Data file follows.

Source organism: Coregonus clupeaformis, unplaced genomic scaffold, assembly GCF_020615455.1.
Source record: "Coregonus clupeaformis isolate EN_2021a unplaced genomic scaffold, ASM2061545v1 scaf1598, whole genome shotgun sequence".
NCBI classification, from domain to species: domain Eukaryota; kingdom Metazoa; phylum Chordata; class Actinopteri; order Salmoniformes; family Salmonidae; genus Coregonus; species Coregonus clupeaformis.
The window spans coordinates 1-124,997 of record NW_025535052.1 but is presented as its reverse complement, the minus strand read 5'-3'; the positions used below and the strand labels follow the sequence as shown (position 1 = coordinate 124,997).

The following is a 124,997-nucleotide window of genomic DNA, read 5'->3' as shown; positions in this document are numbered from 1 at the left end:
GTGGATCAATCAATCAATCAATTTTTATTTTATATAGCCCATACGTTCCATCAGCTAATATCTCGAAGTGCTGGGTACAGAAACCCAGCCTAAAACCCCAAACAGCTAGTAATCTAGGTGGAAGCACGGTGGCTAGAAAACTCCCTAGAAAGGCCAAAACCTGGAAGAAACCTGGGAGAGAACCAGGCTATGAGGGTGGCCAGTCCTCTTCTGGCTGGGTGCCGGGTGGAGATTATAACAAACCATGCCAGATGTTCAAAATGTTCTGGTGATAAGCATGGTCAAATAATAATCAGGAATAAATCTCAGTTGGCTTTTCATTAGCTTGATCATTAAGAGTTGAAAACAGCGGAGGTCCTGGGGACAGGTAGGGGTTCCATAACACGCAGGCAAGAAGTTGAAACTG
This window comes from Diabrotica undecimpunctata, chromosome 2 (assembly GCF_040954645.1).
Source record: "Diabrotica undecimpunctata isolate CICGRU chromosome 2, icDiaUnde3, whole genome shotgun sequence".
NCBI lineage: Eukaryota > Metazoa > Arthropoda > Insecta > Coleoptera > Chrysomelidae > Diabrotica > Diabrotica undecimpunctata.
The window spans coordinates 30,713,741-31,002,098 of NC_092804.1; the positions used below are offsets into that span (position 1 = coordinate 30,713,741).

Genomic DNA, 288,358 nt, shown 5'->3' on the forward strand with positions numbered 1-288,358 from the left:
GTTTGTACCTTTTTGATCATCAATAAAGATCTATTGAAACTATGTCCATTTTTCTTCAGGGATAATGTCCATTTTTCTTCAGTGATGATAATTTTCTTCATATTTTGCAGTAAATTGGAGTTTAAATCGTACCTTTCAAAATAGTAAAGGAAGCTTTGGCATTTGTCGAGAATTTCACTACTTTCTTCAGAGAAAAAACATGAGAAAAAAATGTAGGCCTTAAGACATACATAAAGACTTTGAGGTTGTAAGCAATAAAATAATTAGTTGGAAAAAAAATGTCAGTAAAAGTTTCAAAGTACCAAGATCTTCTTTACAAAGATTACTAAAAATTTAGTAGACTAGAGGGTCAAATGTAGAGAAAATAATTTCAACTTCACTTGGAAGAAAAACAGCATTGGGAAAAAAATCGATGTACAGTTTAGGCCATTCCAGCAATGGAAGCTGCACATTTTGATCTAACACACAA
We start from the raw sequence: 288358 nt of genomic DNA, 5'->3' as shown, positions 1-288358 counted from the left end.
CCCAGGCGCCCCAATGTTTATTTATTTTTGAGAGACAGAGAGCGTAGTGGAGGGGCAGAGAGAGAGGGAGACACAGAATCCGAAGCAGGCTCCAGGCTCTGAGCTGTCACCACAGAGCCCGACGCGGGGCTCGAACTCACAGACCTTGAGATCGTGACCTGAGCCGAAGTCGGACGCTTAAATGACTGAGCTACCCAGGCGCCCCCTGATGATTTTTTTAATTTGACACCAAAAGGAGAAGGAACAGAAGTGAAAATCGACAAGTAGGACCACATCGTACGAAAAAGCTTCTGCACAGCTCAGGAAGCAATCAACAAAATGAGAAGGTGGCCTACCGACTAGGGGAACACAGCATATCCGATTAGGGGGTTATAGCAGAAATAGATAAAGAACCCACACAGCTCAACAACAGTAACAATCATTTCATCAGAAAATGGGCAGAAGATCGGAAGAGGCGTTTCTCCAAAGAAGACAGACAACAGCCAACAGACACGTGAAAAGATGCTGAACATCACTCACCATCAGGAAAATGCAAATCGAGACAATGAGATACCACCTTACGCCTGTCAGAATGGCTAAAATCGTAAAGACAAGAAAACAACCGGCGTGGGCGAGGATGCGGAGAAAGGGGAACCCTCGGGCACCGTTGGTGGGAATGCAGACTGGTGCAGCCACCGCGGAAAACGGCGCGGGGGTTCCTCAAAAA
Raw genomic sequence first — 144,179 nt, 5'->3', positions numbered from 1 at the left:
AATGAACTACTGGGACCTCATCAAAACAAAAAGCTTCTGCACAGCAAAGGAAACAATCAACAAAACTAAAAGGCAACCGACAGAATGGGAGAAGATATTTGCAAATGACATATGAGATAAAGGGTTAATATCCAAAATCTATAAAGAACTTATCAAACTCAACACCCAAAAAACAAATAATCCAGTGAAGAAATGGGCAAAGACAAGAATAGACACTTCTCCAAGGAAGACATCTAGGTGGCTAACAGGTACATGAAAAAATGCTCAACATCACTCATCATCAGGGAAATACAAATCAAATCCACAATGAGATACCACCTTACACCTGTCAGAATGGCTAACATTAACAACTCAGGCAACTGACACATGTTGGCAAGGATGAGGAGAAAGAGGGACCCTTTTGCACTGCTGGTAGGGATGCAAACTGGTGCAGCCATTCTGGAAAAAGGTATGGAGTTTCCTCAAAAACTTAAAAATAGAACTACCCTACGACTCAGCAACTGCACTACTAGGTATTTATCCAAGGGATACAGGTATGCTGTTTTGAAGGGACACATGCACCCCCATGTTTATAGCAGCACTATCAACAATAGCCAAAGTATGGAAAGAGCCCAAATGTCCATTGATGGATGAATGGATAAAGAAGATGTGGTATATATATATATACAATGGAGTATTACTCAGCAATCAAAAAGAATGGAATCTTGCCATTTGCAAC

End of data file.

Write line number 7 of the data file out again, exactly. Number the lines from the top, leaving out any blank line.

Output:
This window comes from Diabrotica undecimpunctata, chromosome 2 (assembly GCF_040954645.1).